Eliza, I know it's not funny, but that did make me smile, because it's so true!!

It's so hard, especially when you hear some interfering bastards well meaning types going on at you about how you're the adult and she's the child and you should get over yourself and realise she's the priority.... well I'm sorry, but I'm not buying it. I accept it's hard for her, but ultimately the majority of her behaviour is done to manipulate. She was already the master of this before I ever came on the scene. Trouble is, I won't tolerate it, and I have made that clear, and I think she is frightened on some levels, that dp will follow my lead and she will be out of luck.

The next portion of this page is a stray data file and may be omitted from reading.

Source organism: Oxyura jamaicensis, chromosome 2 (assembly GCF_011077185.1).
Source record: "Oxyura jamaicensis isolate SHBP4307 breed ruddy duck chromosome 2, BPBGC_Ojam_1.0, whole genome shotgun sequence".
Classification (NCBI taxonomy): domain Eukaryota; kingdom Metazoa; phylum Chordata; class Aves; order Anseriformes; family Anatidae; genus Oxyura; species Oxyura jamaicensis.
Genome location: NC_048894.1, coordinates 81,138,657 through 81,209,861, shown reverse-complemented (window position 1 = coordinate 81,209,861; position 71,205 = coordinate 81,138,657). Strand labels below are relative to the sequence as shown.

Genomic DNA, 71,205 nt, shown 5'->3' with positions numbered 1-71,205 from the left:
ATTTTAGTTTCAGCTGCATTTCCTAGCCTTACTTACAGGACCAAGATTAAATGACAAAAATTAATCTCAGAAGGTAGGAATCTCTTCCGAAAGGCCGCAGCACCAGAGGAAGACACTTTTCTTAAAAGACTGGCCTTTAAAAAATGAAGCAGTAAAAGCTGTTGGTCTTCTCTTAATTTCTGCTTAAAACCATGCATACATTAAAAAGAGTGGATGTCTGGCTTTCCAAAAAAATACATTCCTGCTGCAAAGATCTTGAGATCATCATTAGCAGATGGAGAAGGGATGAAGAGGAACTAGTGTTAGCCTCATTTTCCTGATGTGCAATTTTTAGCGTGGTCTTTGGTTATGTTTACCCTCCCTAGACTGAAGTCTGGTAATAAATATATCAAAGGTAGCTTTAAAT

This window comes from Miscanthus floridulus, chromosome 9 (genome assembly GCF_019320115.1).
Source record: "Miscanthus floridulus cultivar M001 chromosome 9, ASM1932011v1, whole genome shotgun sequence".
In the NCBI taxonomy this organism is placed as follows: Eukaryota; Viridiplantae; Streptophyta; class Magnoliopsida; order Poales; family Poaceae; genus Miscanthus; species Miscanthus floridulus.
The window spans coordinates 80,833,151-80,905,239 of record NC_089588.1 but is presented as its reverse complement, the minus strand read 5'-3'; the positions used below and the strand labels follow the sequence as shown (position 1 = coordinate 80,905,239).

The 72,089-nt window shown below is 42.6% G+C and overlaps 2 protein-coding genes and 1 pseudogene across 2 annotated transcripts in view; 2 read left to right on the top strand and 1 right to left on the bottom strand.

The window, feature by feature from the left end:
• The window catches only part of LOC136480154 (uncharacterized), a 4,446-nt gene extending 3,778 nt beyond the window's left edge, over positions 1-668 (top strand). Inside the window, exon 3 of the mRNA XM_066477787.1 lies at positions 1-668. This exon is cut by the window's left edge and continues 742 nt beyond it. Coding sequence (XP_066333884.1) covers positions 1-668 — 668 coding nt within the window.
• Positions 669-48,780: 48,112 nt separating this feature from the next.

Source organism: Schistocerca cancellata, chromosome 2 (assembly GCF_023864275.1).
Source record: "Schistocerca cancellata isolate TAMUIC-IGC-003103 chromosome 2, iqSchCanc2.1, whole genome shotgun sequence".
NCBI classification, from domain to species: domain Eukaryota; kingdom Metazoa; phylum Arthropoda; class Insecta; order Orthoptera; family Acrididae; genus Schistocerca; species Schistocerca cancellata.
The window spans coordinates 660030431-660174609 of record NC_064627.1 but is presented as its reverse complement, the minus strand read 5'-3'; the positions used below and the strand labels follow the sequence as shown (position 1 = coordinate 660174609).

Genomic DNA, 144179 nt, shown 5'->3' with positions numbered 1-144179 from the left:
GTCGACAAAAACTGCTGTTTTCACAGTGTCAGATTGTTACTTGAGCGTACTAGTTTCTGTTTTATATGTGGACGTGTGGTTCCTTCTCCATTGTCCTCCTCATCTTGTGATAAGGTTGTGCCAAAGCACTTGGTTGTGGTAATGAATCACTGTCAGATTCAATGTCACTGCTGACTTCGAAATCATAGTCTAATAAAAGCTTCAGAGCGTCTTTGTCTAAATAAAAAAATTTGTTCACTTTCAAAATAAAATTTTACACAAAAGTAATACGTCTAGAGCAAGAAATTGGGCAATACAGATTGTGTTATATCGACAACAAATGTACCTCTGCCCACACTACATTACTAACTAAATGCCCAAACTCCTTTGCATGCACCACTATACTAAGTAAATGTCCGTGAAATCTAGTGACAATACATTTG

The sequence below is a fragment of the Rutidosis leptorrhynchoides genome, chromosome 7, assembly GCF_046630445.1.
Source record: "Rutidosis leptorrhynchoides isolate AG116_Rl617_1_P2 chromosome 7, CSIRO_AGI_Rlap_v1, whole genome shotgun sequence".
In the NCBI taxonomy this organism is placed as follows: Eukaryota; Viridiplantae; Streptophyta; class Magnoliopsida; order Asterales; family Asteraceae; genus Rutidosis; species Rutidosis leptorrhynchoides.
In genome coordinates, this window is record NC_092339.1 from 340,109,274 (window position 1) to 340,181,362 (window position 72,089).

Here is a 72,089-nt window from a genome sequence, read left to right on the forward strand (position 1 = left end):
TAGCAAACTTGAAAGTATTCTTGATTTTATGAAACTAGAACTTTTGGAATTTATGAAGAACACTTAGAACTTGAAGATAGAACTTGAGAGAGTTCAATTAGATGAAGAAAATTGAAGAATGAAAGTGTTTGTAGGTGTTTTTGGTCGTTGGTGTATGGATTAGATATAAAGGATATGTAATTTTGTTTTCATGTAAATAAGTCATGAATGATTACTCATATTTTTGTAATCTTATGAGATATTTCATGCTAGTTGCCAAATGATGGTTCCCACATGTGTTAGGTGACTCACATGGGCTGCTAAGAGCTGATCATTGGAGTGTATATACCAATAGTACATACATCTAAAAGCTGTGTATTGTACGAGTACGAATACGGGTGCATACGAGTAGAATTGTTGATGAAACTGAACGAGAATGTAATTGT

But I think the time has come for me to accept her the way she is, and stay out of her way, and focus on the rest of the family!!

brdgrl Sat 27-Oct-12 11:01:18

humpty, I have been there. My DH had two kids when I met him, DSD was 13, and we went through all the same kind of thing. (BTW, he was a widower, so had the kids 24/7 like your DP.) DSD was/is a master manipulator. And my DH was/is very like your DP by the sound of it. My DH did everything for the kids (and had done everything for his first wife) and I really think suffered from a sort of low self esteem and low level depression, in that they treated him pretty horribly and he just took it, but his day-to-day life was not very nice as a result. Their household was lacking in any sort of boundaries or rules and the roles were completely topsy-turvy, which actually didn't make for a very nice life for any of them.